Reisetter, M, Schweinle, A, & Stokes, V. (2008, approved with revisions to The Qualitative Report). Elements of Engagement for Successful Learning.
Stokes, V., & Schweinle, A. (2007). Sleep and academic functioning. Growth: The Journal of the Association for Christians in Student Development, 7, 27-37.
Almond-Reiser, T.M., & Stokes, V. (2007). Texting is changing the social environment of adolescent females. Paper presented at annual meeting of the Mid-West Educational Research Association. October 2007. St. Louis MO.
Stokes, V. (2009, July). Community Needs Assessments on Immigration: Issues in a Small Rural Community. Presentation at 34th Annual National Institute on Social Work and Human Services in Rural Areas, Duluth, MN.
Stokes, V. (2009, April). One Rural Community’s Needs Assessment on Immigration. Presentation at Iowa Chapter National Association of Social Workers, Des Moines, Iowa.
Stokes, V. (2008, March). Domestic Violence and Education: How witnessing trauma influences learning process. Invited presentation for Family Crisis Center’s Empowering in Unity workshop, Sioux Center, Iowa.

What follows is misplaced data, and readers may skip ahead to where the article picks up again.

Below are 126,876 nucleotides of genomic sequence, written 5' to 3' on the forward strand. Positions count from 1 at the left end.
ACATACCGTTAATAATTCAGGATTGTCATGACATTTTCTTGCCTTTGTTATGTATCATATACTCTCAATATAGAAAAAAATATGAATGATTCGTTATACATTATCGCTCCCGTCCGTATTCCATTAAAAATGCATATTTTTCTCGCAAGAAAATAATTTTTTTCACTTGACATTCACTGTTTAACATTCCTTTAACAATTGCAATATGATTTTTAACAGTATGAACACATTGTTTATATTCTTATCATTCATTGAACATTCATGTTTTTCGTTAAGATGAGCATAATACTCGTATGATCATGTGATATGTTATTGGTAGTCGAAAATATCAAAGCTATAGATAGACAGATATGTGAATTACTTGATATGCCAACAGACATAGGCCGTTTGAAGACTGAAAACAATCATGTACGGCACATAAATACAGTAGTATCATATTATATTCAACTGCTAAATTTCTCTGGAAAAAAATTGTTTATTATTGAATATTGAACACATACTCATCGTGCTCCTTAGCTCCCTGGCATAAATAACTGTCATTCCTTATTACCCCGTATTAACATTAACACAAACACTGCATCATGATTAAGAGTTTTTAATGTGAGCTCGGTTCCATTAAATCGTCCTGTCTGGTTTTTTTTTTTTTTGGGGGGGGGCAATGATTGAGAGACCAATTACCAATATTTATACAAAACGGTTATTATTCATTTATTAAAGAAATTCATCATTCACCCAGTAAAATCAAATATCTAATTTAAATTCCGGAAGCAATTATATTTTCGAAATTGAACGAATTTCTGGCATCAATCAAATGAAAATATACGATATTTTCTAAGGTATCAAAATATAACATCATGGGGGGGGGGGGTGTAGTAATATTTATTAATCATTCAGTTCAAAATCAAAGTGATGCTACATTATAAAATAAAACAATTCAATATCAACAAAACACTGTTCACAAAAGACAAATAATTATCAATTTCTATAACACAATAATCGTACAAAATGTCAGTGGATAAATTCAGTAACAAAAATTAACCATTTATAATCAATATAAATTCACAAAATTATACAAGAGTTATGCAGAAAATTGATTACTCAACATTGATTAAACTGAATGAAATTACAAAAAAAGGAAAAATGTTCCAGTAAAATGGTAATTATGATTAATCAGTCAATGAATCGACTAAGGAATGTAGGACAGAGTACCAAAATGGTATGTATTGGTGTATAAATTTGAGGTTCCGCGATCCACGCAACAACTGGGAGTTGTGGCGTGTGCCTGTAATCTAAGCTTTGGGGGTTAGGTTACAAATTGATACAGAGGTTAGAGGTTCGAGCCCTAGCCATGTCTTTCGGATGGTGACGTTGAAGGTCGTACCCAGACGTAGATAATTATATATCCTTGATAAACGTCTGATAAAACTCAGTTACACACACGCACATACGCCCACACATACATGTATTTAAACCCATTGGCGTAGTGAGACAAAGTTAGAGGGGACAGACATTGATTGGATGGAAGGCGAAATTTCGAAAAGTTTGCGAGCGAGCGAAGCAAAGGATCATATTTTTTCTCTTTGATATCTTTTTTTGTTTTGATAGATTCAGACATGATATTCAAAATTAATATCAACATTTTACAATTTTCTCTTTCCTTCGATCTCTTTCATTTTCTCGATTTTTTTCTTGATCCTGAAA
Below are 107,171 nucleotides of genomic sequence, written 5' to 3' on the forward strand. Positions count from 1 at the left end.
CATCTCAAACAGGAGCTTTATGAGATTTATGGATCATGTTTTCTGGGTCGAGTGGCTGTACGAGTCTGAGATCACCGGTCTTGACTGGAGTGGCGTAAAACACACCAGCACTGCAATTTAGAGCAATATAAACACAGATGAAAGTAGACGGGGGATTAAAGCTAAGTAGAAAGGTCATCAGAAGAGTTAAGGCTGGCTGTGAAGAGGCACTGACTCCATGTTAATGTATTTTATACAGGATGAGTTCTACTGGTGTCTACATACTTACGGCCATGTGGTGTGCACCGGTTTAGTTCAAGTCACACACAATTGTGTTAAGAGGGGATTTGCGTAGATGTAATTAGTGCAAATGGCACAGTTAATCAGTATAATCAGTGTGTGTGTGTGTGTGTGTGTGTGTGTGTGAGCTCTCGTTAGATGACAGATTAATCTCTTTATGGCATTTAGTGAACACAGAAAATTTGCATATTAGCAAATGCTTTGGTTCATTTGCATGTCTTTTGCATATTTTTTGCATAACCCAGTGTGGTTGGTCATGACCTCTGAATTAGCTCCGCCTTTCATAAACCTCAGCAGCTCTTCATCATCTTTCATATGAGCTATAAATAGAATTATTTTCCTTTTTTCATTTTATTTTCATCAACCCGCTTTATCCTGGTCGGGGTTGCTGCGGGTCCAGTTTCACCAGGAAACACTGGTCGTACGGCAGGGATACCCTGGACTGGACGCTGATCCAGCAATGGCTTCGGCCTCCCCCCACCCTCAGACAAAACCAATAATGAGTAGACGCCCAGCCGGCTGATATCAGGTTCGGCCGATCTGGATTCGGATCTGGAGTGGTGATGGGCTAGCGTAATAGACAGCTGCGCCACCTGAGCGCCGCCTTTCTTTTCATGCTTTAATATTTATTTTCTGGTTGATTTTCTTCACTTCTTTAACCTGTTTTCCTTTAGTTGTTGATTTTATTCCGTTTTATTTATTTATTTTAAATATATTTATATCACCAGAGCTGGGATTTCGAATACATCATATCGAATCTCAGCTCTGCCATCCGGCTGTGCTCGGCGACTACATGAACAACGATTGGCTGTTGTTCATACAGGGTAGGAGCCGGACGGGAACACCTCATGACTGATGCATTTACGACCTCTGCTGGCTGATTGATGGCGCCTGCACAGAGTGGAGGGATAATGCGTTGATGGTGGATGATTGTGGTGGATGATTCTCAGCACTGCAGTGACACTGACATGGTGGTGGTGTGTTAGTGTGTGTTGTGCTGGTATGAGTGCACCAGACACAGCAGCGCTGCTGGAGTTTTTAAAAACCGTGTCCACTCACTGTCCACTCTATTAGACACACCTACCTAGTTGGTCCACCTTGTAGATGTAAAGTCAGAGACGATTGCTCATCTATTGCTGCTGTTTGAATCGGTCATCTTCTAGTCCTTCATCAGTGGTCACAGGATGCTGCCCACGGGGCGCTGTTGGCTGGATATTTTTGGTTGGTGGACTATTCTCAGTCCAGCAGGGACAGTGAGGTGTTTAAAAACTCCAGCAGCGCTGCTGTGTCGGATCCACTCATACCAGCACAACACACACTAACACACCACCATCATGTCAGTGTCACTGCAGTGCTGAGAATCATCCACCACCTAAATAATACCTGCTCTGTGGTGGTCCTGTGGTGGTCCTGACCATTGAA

Stokes, V. (2008, February). Domestic violence: prevalence, dynamics, patterns, and power issues. Invited guest lecturer for Northwestern College psychology students, Orange City, Iowa.
Stokes, V. (2008, January). A Nurse���s guide to domestic violence: How to ask the right questions and recognize abuse from examination cues. Invited guest lecturer for Northweste
Consultant, Family Crisis Center, fall 2009–present
Social Work Promotions Committee, Iowa Chapter, National Association Social Workers, fall 2009–present
Tri-County Domestic Violence Coalition, February 2008–present
Quantitative Statistics Teaching and Research Assistant, University of South Dakota, 2006-07
Iowa Coalition on Homelessness, June 2007–present
The Bridge, Orange City, Iowa, volunteer grant writer, March 2007
State of Iowa Suicide Prevention Task Force, 2002–06
Board member, Community Health Partners, Orange City, 2000-04
Healthy 2010 Coalition, Sioux County, IA, 2001–02
CASA (Court Appointed Special Advocate), 3rd Judicial District, IA, 1998-99
CSADV (Council on Sexual Assault and Domestic Violence), 1995-96
Opportunities Unlimited, Sioux City, Iowa, 1994–95
Domestic Violence Aid Center, Sioux Center, Iowa, 1990–91
Children’s Haven International, Reynosa, Mexico, service project volunteer, March 1990
Salvation Army, Sioux City, Iowa, 1987 and 1988
National Association of Social Workers
National Association of Christians in Social Work
Christian Association of Psychology Studies
NASW IA - Rural Northwest Iowa Branch co-coordinator, 2007-2008
NASW IA - Social Work
Promotion/Membership Committee, 2008-2010
NASW IA - Clinical Supervision Task Force,
NASW IA - Vice President, 2011- 2013, returning again as VP 2014 for three-year term.
Board member for CASA (Center for Assistance,
Service, and Advocacy) of NW Iowa.
Teaching Excellence Award, Northwestern College, 2012
NAMI-Iowa recipient of the Heros in the Fight award, 2008